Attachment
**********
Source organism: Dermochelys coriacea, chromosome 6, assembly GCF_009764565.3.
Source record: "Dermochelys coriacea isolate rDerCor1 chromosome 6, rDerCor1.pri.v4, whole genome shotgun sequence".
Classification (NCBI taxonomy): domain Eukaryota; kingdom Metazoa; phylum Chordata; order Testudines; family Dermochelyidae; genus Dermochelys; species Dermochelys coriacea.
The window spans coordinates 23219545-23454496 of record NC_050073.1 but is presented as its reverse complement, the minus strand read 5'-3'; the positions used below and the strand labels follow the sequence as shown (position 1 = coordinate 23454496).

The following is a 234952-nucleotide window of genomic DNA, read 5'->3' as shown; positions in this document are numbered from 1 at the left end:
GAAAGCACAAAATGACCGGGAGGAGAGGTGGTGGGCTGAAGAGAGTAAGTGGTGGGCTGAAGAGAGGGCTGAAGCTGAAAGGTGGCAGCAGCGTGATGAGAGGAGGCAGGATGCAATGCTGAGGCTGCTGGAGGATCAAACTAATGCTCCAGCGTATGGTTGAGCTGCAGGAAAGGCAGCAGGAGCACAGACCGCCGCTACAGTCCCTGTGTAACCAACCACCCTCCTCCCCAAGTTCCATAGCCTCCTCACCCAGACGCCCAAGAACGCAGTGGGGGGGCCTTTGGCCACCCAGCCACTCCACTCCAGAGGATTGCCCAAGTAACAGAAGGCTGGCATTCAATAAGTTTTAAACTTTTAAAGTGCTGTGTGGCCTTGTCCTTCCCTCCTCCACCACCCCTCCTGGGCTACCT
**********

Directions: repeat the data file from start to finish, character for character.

Source organism: Dermochelys coriacea, chromosome 6, assembly GCF_009764565.3.
Source record: "Dermochelys coriacea isolate rDerCor1 chromosome 6, rDerCor1.pri.v4, whole genome shotgun sequence".
Classification (NCBI taxonomy): domain Eukaryota; kingdom Metazoa; phylum Chordata; order Testudines; family Dermochelyidae; genus Dermochelys; species Dermochelys coriacea.
The window spans coordinates 23219545-23454496 of record NC_050073.1 but is presented as its reverse complement, the minus strand read 5'-3'; the positions used below and the strand labels follow the sequence as shown (position 1 = coordinate 23454496).

The following is a 234952-nucleotide window of genomic DNA, read 5'->3' as shown; positions in this document are numbered from 1 at the left end:
GAAAGCACAAAATGACCGGGAGGAGAGGTGGTGGGCTGAAGAGAGTAAGTGGTGGGCTGAAGAGAGGGCTGAAGCTGAAAGGTGGCAGCAGCGTGATGAGAGGAGGCAGGATGCAATGCTGAGGCTGCTGGAGGATCAAACTAATGCTCCAGCGTATGGTTGAGCTGCAGGAAAGGCAGCAGGAGCACAGACCGCCGCTACAGTCCCTGTGTAACCAACCACCCTCCTCCCCAAGTTCCATAGCCTCCTCACCCAGACGCCCAAGAACGCAGTGGGGGGGCCTTTGGCCACCCAGCCACTCCACTCCAGAGGATTGCCCAAGTAACAGAAGGCTGGCATTCAATAAGTTTTAAACTTTTAAAGTGCTGTGTGGCCTTGTCCTTCCCTCCTCCACCACCCCTCCTGGGCTACCT